History of Worcester Royal Infirmary to Be Brought Back to Life
Thursday, 05 November 2009
An exhibition and education space dedicated to the history of medicine and the former Worcester Royal Infirmary could be created inside the University of Worcester's new City Campus.
The University and the George Marshall Medical Museum have secured funding to develop plans for an interactive, educational museum and gallery space within the former Infirmary buildings.
TheMuseum@WRI would include collections of artefacts from the Infirmary and across Worcestershire, as well as exhibitions celebrating the history of the site. There will be an emphasis on learning and participation, with activities for schoolchildren and members of the public.
The project has secured almost £15,000 in funding from the Heritage Lottery Fund to pay for the initial development. It is hoped that a bid for further funding, totalling £550,000, to implement the scheme, will be successful in the future, allowing the museum space to open in mid 2011.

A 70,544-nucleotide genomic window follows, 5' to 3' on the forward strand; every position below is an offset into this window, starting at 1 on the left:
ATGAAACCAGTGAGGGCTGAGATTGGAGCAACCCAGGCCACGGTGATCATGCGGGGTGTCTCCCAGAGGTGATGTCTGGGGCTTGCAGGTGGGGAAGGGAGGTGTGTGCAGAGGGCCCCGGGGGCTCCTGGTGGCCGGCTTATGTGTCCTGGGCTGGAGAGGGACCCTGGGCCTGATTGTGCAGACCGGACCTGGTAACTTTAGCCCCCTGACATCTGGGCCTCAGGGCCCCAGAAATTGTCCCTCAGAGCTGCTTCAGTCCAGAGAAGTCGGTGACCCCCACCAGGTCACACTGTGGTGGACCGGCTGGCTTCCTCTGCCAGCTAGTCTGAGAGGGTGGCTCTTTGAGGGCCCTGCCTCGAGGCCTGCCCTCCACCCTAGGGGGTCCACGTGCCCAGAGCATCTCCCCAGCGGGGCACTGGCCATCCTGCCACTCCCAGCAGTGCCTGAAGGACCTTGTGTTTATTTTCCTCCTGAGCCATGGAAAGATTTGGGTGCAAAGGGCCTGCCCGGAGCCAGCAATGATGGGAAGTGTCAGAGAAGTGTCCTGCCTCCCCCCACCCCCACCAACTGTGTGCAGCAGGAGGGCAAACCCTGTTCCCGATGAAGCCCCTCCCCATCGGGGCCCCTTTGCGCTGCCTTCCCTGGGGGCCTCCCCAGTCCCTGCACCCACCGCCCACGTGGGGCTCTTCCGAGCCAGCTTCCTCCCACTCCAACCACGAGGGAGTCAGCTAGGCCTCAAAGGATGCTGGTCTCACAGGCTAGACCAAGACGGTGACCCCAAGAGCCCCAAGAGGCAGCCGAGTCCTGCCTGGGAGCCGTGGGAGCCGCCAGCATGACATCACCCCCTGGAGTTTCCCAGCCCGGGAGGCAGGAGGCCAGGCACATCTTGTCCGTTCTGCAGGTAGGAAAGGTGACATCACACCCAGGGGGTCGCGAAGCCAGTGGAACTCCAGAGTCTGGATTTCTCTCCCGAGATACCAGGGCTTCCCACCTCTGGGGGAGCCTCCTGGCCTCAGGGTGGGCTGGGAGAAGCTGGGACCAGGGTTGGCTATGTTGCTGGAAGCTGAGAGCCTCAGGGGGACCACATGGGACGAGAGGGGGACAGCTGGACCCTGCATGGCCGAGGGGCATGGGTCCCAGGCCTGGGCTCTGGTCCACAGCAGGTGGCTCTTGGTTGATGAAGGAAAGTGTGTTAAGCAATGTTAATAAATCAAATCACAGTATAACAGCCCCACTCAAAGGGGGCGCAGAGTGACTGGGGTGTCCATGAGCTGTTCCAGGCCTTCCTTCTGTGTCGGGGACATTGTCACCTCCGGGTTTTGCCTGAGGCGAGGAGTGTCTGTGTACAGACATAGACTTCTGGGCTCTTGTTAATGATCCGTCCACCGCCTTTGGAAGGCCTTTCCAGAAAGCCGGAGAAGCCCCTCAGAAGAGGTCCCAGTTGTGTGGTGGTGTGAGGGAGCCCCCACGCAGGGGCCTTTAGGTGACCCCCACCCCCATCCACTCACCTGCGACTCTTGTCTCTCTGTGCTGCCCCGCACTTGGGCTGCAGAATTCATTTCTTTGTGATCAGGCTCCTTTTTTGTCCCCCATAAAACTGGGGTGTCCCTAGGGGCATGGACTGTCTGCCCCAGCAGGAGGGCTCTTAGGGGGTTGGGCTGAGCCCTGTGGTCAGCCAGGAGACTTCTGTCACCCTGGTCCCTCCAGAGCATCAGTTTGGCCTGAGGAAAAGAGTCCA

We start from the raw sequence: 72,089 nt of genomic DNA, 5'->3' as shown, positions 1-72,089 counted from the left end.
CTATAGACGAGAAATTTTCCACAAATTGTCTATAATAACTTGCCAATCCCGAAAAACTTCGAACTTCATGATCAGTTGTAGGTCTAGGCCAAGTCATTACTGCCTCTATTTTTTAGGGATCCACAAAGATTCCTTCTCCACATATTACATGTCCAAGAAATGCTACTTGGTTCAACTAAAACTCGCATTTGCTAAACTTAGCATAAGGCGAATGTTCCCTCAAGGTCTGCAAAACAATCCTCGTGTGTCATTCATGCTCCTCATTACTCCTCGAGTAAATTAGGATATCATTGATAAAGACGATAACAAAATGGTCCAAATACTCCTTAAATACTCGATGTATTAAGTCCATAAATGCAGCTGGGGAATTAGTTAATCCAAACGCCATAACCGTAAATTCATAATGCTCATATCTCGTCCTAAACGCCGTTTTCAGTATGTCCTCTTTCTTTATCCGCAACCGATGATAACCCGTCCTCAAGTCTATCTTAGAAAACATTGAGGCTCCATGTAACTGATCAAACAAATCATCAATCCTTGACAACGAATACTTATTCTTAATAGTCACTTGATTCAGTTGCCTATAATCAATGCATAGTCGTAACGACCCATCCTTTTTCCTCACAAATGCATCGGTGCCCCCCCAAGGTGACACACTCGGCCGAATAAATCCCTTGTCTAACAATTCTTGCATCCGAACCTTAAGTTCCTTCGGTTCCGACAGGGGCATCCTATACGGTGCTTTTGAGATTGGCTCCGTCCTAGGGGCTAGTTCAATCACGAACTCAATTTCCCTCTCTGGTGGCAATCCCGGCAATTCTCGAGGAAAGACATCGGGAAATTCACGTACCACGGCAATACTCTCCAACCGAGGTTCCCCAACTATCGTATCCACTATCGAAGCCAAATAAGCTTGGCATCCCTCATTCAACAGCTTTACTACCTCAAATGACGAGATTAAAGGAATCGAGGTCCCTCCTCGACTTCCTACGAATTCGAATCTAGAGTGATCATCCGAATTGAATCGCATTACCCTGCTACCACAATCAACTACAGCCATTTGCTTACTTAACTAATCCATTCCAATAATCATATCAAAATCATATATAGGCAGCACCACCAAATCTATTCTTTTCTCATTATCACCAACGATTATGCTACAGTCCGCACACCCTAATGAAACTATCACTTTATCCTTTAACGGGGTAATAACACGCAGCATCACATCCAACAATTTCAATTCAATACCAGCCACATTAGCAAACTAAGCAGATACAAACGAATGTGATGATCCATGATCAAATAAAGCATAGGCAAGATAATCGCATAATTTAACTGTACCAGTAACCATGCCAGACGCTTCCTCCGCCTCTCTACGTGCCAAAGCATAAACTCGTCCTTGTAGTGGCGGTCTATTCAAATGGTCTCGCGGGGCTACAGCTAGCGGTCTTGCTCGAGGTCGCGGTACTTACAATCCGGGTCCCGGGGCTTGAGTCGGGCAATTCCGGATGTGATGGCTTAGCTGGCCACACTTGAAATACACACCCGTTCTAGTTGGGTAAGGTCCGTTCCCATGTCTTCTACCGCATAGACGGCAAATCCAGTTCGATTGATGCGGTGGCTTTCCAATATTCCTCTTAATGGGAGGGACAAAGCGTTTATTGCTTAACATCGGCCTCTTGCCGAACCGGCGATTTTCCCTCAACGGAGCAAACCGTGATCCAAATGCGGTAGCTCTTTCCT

Anne Hannaford, Director of Information and Learning Services at the University of Worcester, said: “This is a fantastic opportunity to showcase the history of this site, where the British Medical Association was founded in 1832, and to engage the community in the history and future of medicine.
“It will enable curriculum development for schools and Higher Education, offer work placement and volunteering opportunities, and engage further community engagement and outreach.”
Catriona Smellie, Curator at the George Marshall Medical Museum based at Worcestershire Royal Hospital, added: “Stories of local healthcare, as well as Powick Hospital and community memories of the WRI, will be celebrated using collections currently in storage. The collections and activities will stimulate understanding about contemporary health and medical issues, within an historical context.”
The University is currently developing a vibrant second campus in the former Infirmary buildings, the second phase of which will open in September 2010. The first phase, two new halls of residence, opened in September this year.